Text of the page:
Whoopsie Trail And Henderson Road
As Arizonans We Love Rain, But -
June 1, 2023
The epic rains we had all winter were great for the wildflower bloom, but not so fantastic for off-roading! John and I avoid going on dirt roads when it's muddy – not because we think we'll get stuck, but because it trashes the roads. It seemed like every time we wanted to go out, it was either going to rain or had recently rained.
'Rain, Rain, Go Away'
Being an Arizona native, there is no way I'm going to complain that we had too much rain, but I have to confess that it did put a damper on our off-road adventures. Not only that, our bird hunting at Desert Creek Sportsman's Club was affected as well. It flooded out there big time. At first it was just lots of mud, but Tony cancelled hunts because you can't have people with guns slipping around in wet clay. Not only that, it gets stuck between the dogs' pads and it is a huge chore to get it out!
Tony actually sent me photos of the river rushing through the club, and him kayaking to get to the birds to feed them. Fortunately, they are on high ground so he didn't lose any. But he said he would stay open later in the year than usual, and open early.
Trip #1 Whoopsie Trail
When it finally dried out a bit, we decided to go back to the area around Arlington and Palo Verde. We stopped at the Gillespie Dam on the way out just to see what the Gila looked like and it was incredible! I've never seen so much water going down the Gila before. It looks so different because there were big construction machines moving dirt around at the wast edge nearest the bridge.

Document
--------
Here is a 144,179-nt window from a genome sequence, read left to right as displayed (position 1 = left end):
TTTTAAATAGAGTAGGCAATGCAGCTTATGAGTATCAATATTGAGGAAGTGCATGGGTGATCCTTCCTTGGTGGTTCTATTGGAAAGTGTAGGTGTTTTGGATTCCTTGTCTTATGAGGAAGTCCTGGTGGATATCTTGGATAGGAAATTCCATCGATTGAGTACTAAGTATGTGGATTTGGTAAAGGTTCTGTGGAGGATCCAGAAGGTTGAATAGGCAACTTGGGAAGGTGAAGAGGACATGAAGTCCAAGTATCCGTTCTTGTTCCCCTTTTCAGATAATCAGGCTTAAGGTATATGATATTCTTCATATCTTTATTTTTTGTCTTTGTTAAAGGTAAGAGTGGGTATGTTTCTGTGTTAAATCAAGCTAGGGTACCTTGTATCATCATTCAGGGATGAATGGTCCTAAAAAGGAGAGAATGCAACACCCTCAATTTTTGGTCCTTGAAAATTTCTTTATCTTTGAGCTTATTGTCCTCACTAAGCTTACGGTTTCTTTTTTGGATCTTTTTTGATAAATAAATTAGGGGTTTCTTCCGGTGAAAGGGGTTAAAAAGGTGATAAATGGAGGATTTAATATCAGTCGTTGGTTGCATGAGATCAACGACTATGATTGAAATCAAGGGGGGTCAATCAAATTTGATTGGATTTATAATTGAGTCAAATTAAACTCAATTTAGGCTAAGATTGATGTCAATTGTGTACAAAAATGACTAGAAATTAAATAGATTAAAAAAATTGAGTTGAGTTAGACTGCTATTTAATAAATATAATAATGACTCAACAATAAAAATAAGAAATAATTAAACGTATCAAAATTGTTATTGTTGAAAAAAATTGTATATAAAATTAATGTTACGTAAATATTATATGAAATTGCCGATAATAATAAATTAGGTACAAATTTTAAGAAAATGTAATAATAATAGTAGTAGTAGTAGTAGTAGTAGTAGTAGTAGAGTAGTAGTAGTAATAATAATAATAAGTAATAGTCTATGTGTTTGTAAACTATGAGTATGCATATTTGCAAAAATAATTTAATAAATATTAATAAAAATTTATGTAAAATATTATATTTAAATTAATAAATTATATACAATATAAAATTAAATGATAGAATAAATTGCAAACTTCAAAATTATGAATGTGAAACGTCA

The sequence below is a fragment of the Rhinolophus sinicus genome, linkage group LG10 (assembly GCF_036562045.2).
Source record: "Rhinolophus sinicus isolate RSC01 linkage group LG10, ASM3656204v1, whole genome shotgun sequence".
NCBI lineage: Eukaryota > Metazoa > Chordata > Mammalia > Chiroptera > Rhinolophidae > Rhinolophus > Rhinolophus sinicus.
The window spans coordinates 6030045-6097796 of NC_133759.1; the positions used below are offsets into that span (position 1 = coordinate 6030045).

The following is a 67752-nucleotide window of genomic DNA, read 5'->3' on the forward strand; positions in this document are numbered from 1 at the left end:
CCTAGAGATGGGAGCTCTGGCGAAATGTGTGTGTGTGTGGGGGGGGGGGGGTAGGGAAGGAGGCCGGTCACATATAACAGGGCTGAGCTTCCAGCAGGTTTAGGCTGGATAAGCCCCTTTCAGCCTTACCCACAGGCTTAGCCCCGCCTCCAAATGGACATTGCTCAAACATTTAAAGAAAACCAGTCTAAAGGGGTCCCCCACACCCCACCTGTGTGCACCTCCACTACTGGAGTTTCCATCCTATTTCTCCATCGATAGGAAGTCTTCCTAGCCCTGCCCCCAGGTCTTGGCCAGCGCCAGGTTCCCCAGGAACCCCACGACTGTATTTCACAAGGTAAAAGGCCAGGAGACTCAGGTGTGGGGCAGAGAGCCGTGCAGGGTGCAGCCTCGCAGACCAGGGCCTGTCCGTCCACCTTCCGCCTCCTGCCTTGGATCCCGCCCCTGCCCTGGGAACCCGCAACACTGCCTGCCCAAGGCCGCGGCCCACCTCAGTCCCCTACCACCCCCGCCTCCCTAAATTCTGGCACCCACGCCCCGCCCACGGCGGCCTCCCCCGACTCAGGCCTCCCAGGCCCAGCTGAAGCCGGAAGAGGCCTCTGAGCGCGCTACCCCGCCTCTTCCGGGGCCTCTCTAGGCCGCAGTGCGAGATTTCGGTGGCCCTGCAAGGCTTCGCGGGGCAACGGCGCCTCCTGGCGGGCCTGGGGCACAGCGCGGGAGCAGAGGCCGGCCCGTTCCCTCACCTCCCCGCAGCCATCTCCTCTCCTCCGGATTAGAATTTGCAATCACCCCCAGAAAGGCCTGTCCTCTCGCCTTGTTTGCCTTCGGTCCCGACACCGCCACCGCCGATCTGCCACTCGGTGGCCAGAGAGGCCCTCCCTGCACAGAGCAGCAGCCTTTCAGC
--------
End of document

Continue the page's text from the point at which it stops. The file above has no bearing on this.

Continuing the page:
Our original plan was to take the Agua Caliente Road from Old US 80 down to the Painted Rock Dam Road. This was a great trip at first – there were loads of flowers all around the desert, especially when we got into the part that went through the Gila Bend Mountains. We stopped near Fourth Of July Butte and I took a ton of photos of flowers.
The thing about these flowers is that except for the brittle bushes and lupines, most of the flowers are so tiny you really have to look to see them. Then you almost feel bad about walking around because you're stepping on so many!
Honestly, once you get out of the mountains the road is pretty boring – just a huge flat area. We had wanted to go to Hyder to see where APS is building that giant solar farm, but we didn't make it. However, on the way south from the Gila Bend Mountains, I spotted a little side road and my map told me it went to a place called Sundad.
Without a doubt, Sundad is one of the strangest places I've ever been. Someone spent a LONG time arranging rocks in different patterns – LOTS of them. There are a couple of big ovals with the word Sundad spelled out in rocks. There are all kinds of different shapes, and a lot of smaller shapes filled in with broken glass. I wonder if that was to suggest water? The more we walked around, the more we saw. There is an abandoned mine very nearby – and some of the rock shapes go very close to it, but from what I could find out, nobody really knows who did the artwork or why.
Be Careful Of Old Mines
It was a lot of fun to walk around and discover more and more rock-built shapes, and of course we had to go up and see the old mine. Caveat: there are lots of old mines in this entire region, so keep your dog on a leash unless you want to risk losing him down a mine shaft. And keep your kids close, too. Most of the really dangerous ones are blocked off with steel cages, but not all. I've seen some doozies that didn't even have a fence around them!